Vermont Electric Cooperative wants the turbines to go up in Derby.
VEC is interested in every source of electricity that could be built within the co-op’s district, said Jeff Wright, VEC’s chief operating officer.
Wright spoke Monday evening during a public hearing by the Derby Board of Selectmen with the developers of the proposed two turbines planned for the farm hills above Derby Line on the border.
“I am here to express support for the project,” Wright said.
One of the benefits would be to extend a new transmission line from the existing Derby substation to the village of Derby Line, he said.
VEC is a partner in the Lowell wind project, where 21 industrial turbines are proposed with the capacity to produce 63 megawatts of electricity. A portion of the electricity generated by the Lowell wind project will be sold to VEC at cost.
VEC will buy the electricity generated by the Derby wind project at the rate set by state regulators for sustainable energy projects under a pilot program – if approved by the Public Service Board.
“Anything to do with generation in our system, we support it,” Wright said.
Joe Profera, Derby zoning and planning boards chairman, asked how much electricity the two turbines in Derby would generate.
The two turbines, at 2.2 megawatts each, have the capacity to produce quite a bit of the electricity needed in the town of Derby, developer Chad Farrell of Encore Redevelopment said.
VEC’s Derby substation can handle 3.5 megawatts and would push through the electricity produced by the Derby turbines, Wright said.
The Derby wind project is not a small generation project, when compared to some others, he said. The hydro-electric power plant on the Clyde River in Newport City generates 10 megawatts, he noted.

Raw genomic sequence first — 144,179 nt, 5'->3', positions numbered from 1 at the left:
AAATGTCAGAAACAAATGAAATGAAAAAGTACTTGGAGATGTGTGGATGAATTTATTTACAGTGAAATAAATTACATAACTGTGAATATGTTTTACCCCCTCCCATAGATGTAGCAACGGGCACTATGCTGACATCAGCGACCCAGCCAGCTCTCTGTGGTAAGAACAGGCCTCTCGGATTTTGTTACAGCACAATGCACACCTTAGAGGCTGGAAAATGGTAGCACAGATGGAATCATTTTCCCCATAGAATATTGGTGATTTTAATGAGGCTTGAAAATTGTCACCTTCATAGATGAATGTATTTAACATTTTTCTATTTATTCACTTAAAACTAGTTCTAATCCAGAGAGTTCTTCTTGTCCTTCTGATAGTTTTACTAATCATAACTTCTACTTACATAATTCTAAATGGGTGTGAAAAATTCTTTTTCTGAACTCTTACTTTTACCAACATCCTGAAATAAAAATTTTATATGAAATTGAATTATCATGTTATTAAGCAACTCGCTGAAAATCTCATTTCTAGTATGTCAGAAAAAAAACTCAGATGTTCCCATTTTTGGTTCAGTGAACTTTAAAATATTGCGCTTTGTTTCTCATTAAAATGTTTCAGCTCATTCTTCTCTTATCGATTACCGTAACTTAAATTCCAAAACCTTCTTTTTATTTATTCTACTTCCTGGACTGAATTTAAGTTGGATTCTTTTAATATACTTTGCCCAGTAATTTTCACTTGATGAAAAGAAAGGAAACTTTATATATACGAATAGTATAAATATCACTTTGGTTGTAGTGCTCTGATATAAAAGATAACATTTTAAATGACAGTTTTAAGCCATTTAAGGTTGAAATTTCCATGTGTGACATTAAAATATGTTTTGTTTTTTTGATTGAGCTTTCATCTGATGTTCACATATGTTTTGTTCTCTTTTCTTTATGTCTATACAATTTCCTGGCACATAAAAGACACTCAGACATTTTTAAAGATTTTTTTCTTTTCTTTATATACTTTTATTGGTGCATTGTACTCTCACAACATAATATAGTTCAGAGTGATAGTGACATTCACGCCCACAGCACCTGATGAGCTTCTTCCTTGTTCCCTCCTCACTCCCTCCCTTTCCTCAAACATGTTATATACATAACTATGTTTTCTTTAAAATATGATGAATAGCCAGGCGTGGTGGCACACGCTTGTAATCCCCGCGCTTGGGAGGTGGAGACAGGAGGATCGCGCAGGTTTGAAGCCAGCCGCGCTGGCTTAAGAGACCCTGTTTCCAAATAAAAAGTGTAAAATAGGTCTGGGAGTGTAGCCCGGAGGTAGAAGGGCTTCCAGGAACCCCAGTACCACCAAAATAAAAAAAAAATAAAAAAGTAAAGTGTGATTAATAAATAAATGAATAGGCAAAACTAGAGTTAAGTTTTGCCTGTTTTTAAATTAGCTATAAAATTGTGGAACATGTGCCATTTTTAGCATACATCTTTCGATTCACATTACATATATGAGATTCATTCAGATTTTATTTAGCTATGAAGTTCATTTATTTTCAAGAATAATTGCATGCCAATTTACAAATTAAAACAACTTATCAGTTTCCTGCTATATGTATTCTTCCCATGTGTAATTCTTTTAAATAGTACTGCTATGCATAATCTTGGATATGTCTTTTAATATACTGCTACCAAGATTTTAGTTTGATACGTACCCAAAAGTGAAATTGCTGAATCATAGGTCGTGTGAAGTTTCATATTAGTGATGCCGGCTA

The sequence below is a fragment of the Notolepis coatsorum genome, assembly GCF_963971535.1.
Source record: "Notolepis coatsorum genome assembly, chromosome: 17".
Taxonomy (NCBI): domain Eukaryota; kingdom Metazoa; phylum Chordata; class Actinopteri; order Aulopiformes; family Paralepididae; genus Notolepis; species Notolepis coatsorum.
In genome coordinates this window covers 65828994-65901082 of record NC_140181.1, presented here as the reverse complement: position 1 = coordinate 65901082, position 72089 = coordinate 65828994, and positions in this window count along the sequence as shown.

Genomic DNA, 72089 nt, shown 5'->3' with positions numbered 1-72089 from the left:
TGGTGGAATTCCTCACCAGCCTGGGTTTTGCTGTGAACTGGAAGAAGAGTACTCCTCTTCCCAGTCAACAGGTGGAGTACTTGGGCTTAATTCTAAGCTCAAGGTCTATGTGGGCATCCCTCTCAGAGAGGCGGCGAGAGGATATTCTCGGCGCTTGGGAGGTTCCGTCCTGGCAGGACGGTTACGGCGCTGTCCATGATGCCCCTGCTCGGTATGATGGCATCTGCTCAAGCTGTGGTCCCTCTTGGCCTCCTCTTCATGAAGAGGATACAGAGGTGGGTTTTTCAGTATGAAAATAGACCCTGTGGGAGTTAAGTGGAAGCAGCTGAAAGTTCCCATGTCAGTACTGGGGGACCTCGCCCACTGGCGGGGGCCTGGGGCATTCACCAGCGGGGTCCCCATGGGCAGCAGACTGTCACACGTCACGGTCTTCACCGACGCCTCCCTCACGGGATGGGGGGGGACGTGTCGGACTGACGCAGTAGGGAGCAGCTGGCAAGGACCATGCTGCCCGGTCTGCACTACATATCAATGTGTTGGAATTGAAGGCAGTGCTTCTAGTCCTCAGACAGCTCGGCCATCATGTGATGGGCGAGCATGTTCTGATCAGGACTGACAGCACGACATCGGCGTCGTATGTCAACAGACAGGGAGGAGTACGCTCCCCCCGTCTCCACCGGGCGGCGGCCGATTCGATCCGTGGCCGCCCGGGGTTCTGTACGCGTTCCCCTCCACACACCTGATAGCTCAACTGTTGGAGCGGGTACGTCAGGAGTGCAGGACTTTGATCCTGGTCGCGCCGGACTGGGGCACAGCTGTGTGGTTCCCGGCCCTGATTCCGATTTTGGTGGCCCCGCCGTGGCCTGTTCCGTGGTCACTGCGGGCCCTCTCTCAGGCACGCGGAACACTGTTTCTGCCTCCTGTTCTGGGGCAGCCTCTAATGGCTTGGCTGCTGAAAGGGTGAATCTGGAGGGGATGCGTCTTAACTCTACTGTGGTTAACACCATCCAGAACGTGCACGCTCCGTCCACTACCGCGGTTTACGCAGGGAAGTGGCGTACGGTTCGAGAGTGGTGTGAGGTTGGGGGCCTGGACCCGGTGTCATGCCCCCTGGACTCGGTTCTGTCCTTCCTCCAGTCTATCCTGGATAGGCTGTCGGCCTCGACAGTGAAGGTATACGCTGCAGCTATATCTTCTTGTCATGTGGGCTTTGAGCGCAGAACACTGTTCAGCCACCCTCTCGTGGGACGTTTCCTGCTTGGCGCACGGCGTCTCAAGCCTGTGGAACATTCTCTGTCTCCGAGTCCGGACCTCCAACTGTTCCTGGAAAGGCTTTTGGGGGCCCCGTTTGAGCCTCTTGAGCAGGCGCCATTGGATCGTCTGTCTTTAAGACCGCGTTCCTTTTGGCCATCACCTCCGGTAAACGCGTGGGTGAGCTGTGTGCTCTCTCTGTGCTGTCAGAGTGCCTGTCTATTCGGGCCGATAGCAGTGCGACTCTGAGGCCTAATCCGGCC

The wind resource on the Derby hills above Interstate 91 is excellent, Farrell said.
If the wind does blow often, as studies predict, the Derby wind turbines would do very well, Wright said.
“I wouldn’t say it would service the whole town, but it would put a pretty good dent in it,” Wright said.
Each turbine has the capacity to supply the electricity needs for about 1,000 homes, Farrell said.
VEC wants as many locally produced electricity projects as possible in its territory, if they are financially viable. VEC officials have said that much of the electricity generated by power plants in southern New England is lost in transmission by the time it reaches northern Vermont.
The Vermont Public Service Board regulates wind turbines, like other electricity generation projects, under Act 248. The process is highly technical, involving expert witnesses, attorneys and briefs and counter briefs throughout the hearing process.
The board would hold at least one public hearing to give residents a chance to comment on it.
Anyone who wants to be what’s called an intervenor in the hearing process has to apply and show a reason why they should be considered. State agencies such as the Vermont Agency of Natural Resources and the Department of Public Service, the state’s energy consumer advocate, are expected to seek intervenor status. Towns and individuals have to apply to participate.
Wright said that VEC would help any of its members to understand the Act 248 process. He invited anyone with questions about the regulator process to contact him at 802-730-4233.
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